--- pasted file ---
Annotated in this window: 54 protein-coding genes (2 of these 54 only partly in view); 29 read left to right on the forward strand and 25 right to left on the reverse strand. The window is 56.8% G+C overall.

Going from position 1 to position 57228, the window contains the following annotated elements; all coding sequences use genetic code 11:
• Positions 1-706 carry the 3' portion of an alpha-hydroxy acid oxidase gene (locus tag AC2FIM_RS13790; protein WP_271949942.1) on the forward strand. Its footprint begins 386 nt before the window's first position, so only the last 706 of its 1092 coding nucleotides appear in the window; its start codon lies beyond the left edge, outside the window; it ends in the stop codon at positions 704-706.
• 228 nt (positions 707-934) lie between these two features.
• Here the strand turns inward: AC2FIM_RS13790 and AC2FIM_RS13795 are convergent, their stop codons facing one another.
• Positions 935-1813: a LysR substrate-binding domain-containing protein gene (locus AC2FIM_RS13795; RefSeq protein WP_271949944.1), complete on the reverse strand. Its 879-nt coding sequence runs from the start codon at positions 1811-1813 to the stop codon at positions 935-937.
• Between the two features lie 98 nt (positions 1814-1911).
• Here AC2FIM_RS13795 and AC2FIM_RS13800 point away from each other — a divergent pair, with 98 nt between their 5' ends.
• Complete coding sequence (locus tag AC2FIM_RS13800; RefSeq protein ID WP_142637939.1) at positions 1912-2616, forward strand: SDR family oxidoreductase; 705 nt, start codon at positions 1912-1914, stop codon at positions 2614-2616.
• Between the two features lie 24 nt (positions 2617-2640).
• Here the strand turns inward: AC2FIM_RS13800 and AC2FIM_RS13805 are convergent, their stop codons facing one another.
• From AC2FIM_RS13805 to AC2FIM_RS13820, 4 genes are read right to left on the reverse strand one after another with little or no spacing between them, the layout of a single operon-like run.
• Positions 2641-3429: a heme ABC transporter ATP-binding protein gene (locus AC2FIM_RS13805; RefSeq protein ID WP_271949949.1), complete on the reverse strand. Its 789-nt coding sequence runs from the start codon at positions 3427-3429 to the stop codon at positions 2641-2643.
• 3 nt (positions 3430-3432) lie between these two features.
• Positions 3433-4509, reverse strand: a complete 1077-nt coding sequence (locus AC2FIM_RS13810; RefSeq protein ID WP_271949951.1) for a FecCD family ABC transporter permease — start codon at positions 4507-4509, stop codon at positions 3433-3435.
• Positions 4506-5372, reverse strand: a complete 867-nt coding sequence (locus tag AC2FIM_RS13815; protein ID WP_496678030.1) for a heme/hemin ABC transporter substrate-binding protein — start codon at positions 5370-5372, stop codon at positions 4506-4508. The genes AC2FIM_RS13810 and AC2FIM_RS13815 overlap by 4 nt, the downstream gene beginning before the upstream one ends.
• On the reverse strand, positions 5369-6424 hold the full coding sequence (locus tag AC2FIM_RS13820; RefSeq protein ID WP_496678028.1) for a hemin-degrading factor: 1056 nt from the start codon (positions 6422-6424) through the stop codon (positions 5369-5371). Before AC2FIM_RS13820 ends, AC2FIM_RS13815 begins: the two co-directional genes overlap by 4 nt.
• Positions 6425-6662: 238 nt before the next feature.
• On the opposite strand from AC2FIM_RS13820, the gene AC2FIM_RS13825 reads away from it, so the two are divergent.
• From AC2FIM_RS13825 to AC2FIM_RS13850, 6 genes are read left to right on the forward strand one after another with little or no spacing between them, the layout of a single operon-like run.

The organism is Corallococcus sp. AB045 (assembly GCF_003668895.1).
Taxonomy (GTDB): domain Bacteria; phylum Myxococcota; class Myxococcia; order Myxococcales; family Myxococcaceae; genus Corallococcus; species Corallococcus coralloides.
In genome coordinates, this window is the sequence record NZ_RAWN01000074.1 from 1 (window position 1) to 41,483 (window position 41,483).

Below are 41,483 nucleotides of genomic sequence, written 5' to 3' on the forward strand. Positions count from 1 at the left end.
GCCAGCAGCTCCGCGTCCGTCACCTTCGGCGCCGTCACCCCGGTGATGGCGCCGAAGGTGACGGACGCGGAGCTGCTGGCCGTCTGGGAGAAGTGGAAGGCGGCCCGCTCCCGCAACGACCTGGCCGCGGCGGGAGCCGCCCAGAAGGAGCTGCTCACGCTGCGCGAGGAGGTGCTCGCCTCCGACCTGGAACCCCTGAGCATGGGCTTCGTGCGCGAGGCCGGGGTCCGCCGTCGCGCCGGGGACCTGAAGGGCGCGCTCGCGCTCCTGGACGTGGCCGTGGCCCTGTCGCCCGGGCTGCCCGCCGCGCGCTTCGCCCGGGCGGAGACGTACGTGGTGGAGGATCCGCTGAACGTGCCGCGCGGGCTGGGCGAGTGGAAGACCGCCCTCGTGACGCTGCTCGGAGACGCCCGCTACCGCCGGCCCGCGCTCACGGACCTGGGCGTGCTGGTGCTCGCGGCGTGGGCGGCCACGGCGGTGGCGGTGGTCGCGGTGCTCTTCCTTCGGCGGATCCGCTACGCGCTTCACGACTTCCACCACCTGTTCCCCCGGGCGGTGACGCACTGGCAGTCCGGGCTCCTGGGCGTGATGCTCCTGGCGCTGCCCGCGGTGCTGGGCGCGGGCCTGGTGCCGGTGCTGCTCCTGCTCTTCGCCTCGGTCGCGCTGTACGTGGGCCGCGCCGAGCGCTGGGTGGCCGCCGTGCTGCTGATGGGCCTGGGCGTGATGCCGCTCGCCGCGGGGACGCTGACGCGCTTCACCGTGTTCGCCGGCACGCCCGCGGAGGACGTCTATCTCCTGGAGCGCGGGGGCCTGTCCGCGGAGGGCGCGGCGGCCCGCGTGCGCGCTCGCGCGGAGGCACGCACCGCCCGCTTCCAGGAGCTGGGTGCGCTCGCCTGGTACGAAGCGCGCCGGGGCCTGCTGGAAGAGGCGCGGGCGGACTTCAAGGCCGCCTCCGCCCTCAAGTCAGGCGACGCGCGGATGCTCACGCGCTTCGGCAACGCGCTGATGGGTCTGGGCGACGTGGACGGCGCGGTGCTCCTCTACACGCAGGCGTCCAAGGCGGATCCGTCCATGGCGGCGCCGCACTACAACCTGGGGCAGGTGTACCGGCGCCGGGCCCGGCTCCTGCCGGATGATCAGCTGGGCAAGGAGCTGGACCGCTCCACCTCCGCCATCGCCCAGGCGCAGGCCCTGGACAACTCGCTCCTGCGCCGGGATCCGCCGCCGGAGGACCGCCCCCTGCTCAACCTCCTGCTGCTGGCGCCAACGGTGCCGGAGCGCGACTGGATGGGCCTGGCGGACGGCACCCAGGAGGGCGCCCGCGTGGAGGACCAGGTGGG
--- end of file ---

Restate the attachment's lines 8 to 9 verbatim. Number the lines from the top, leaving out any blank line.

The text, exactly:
• Here AC2FIM_RS13795 and AC2FIM_RS13800 point away from each other — a divergent pair, with 98 nt between their 5' ends.
• Complete coding sequence (locus tag AC2FIM_RS13800; RefSeq protein ID WP_142637939.1) at positions 1912-2616, forward strand: SDR family oxidoreductase; 705 nt, start codon at positions 1912-1914, stop codon at positions 2614-2616.